Shiva as Lord of the Dance Nataraja

Shiva as Lord of the Dance Nataraja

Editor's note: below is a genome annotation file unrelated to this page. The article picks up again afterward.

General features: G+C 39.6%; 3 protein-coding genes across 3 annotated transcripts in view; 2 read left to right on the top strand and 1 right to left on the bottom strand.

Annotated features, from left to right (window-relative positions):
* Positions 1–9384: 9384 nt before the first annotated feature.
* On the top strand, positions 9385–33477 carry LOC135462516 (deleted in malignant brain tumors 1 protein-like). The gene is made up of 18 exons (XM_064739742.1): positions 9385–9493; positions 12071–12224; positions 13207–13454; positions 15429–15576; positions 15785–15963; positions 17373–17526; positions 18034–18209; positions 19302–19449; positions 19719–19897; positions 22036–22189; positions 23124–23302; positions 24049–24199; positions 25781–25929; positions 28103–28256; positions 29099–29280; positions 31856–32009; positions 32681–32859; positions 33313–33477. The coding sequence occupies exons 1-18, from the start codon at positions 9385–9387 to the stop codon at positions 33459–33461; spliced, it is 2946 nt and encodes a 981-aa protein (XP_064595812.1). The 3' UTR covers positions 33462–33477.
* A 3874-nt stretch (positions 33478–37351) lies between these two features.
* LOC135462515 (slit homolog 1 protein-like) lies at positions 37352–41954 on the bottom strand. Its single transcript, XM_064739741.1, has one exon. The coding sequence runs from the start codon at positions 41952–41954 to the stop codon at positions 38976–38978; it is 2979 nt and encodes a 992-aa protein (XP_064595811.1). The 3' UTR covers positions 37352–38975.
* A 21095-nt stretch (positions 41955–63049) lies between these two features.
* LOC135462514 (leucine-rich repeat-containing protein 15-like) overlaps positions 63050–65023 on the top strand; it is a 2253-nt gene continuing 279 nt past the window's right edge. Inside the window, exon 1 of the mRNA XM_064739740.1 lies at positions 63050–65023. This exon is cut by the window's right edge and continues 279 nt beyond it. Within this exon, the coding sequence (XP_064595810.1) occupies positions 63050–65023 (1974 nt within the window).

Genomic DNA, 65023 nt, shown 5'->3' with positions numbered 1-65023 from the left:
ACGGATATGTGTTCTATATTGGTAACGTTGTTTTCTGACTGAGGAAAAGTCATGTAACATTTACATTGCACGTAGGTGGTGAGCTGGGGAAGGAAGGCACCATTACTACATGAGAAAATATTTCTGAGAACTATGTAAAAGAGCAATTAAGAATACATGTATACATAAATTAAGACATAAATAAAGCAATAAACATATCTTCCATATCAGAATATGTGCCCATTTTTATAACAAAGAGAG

Charles Moore was a famous American architect active from 1940s to 1990s, an excellent architecture educator and one of the typical representatives of American postmodernism. Charles Moore has abundant experience of education and practice experience, loyal to the thought of “functional” in modern architecture, summarizes the construction should pay attention to the historical context, traditional culture, the development of the building is as an integral part of the history and exist, standing in the camp of the modern architecture, Moore as vanguard force, starting from the basic needs of people, attention to the spatial experience of the body, perception and emotional think architecture is itself the carrier directly. Moore studies the organizational logic of architectural space, and his works have a distinctive humanistic atmosphere. More than just homes, Moore’s houses convey the spirit of a combination of traditional and indigenous cultures. Orinda’s home takes its form from the original cottages and the forms of mayan and Hindu shrines. In 1959, Moore designed his own home in Orinda, California, with the conde Trenton baths on the floor plan and the overhanging pyramid roof. Three years later, two squares and two pyramid roofs were added to the interior of the cottage. This time the influence was not on the Kang but on the Heavenly Mansion, a way for Moore to discuss the temple’s importance in architectural history. The “temple” is formally a small attic or dome, usually supported by four pillars, and often combined with other “temples” to form a more robust architectural combination. “Temple” itself has many styles of shadow, gothic style, traditional style, Mongolian style, Indian style, etc. Moore’s “temple” was an asymmetric pyramidal body, each supported by four round wooden pillars recovered from the site. The inside of the pyramid’s vertebral body is painted white to reflect the sky light from the roof, and the wooden skin blurs the pyramid more like a fence than a dimly lit stone roof. So the temple creates a special atmosphere that is bigger than the ordinary interior space. The functional rest area, small but surprising open bathroom, like a modern version of the ancient Roman bathroom. The space around the temple is filled with relaxing furniture and objects, a changing room with museum pieces that contrast with the walls, a double bedroom with a tall bookcase and a grand piano. The thick, heavy walls take up almost half the space. The rest of the light door frame, there are real and virtual. There are no posts in the corners, so when the door opens, the whole room becomes an open pavilion in the middle of a lawn surrounded by green trees. Moore House in Orinda / Charles Moore. (2020, February 10). Retrieved October 05, 2020, from https://archeyes.com/moore-house-orinda/ Fabrizi, M. (2018, February 09). Archetypes and Free Plan: Orinda House by Charles W. Moore. Retrieved October 05, 2020, from http://socks-studio.com/2017/01/29/archetypes-and-freeplan-orinda-house-by-charles-w-moore/ …